Date of Award


Degree Type


Degree Name

Bachelor of Science Honours


School of Psychology and Social Sciences


Faculty of Computing, Health and Science

First Advisor

Dr Helen Leonard

Second Advisor

Dr Sonya Girdler

Third Advisor

Jenny Bourke

Fourth Advisor

Ami Bebbington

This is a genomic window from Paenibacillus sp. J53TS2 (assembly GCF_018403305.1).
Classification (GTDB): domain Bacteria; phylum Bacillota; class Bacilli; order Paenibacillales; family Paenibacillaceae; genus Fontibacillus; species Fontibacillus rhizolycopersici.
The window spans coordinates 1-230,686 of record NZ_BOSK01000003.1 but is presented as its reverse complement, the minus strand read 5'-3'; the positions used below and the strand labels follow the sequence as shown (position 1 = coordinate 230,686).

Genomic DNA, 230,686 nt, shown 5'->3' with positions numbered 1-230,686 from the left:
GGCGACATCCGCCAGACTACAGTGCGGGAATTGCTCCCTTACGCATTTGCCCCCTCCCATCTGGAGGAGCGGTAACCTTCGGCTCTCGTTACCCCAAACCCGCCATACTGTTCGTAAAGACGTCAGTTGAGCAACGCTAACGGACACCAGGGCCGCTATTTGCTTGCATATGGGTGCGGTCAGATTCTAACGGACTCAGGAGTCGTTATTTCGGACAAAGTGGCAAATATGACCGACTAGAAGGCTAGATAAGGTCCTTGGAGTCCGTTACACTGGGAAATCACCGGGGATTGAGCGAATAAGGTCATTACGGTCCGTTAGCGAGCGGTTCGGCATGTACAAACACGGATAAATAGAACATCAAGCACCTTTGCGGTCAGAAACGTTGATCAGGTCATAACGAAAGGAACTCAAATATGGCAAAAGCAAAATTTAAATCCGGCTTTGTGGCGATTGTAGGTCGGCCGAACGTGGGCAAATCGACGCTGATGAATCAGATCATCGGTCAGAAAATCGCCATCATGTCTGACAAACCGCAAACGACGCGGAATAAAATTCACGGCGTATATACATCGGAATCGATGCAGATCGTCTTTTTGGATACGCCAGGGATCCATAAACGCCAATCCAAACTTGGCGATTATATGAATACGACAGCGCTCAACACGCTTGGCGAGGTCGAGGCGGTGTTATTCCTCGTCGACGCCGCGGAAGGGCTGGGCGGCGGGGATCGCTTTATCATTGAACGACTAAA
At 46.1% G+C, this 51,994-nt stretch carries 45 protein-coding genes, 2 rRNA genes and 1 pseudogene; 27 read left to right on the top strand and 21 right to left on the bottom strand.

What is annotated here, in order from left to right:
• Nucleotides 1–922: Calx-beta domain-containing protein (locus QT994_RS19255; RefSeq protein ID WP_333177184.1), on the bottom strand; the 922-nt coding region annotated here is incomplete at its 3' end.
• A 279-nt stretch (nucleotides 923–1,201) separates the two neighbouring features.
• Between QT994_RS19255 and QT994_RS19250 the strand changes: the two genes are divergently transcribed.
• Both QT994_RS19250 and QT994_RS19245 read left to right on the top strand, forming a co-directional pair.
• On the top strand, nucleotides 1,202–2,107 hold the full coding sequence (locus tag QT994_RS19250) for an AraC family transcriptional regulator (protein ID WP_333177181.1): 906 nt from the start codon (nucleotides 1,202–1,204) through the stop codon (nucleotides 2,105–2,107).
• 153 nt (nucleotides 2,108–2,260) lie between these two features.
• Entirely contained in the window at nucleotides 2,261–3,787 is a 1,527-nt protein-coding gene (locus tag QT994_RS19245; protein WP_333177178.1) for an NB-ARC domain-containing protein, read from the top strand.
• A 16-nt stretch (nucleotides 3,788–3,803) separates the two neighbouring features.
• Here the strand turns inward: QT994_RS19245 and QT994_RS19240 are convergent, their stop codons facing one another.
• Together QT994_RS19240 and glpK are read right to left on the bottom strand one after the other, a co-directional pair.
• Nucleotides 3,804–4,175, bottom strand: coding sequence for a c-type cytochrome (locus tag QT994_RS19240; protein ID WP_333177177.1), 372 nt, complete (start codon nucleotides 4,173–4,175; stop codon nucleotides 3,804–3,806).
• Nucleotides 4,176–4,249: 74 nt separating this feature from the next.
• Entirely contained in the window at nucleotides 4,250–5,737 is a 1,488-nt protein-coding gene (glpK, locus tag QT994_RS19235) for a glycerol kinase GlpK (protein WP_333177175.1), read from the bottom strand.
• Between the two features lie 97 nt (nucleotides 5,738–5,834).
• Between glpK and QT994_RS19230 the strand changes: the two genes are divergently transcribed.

Background: Puberty is a challenging transition for all young women and particularly so for those with an intellectual disability. Individuals with an intellectual disability often experience both cognitive and physical impairment and a wide range of comorbidities. This review explores research into the pubertal trajectory and the management of menstruation in two syndromes within intellectual disability. Rett syndrome which is a severe neurodevelopmental disorder and Down syndrome which is a chromosomal birth disorder. Aim: The purpose of this review was to identify research exploring pube1ial trajectory and menstrual management in females with Rett syndrome and Down syndrome and to identify aspects of these syndromes which may impact puberty for these individuals. Methods: Databases MEDLINE, CINHAL, Proquest Health and Medical Complete and ISI web of Science/ Knowledge were electronically searched to identify relevant articles from earliest electronic record to 2010. A priori criteria for inclusion of studies were applied first to abstracts and to full texts. Studies were included if they explored reproductive, endocrinological, musculoskeletal systems or pube1iy in females with Rett syndrome, Down syndrome and Intellectual disability. Results: Electronic database searches identified 97 relevant miicles with predominately cross sectional methodology. Literature identified abnormalities in bone growth and endocrinothapies in Rett syndrome and a high prevalence of thyroid dysfunction in Down syndrome both of which have been documented to affect puberty. Epilepsy was highly prevalent in both syndromes suggesting high incidences of catamenial epilepsy. Menstrual management was affected by a wide variety of factors with no perfect solution presenting. Conclusion: Literature documented growth retardation, early pubarche and abnormal hormone secretion in Rett syndrome suggesting an underlying endocrine dysfunction. Puberty in Down syndrome is likely to be delayed due to high occurrence of thyroid dysfunction particularly hypothyroidism. Managing menstruation within this population is an area of controversy as many options negatively impact health however reduce distress and discomfmi for the individual and the carer. There is a paucity of research into this field and a large propmiion of studies carried out have weak methodological quality and use small sample sizes reducing the generalizability. Background: Growth retardation, low bone mass, osteopenia and bone dysmorphologies have all been identified as clinical features of Rett syndrome, suggesting the presence of an underlying neuroendocrine disorder. Research into Down syndrome has reported high incidences of comorbidities particularly thyroid dysfunction. Theses findings into Rett syndrome and Down syndrome suggests that pubertal trajectory and other aspects of puberty may be abnormal for these populations. The aim of this study was to determine the pubertal trajectory and methods of menstrual management in females with Rett syndrome and Down syndrome. Methods This research used data from two sets of surveys. The Rett syndrome component of the study was based on six waves of longitudinal data (1996, 2000, 2002, 2004, 2006 and 2009) collected through the Australian Rett Syndrome Surveys. The Down syndrome data for the current study was based on information collected in the Down Syndrome Needs Opinions and Wishes (NOW) questionnaire 2004. Survival analysis was used in determining the pubetial trajectory using the Kaplan Meier method and life tables to calculate survivor estimates. The relationship of genotype and Body mass index on pubetial trajectory was analysed using Cox Proportional Hazards Method. The menstrual management component of the study was analysed using descriptive statistics and regression. Results In Rett syndrome the median age to reach Tanners stage two was 11 years, and the median age of menarche was 14years. The duration between the two milestones was greatest in individuals who reached Tanners stage two earliest. Body mass index and genotype were found to have an impact, with high BMI resulting in earlier onsets. In Down syndrome the median age to the first sign of pubetiy and menarche was 12 years of age. In Rett syndrome and Down syndrome the most commonly used suppressant was the oral contraceptive pill. The most frequently experienced issues were increased seizure activity in Rett syndrome and difficulty understanding in Down. Discussion Pubertal trajectory in Rett syndrome was delayed compared to that of the normative population, In Down syndrome the trajectory was very similar to that of the normative population. The use of menstrual suppressants was much greater in females with Rett syndrome and Down syndrome than in the normative population, this is a concern due to the serious health concerns associated with the use of suppressants.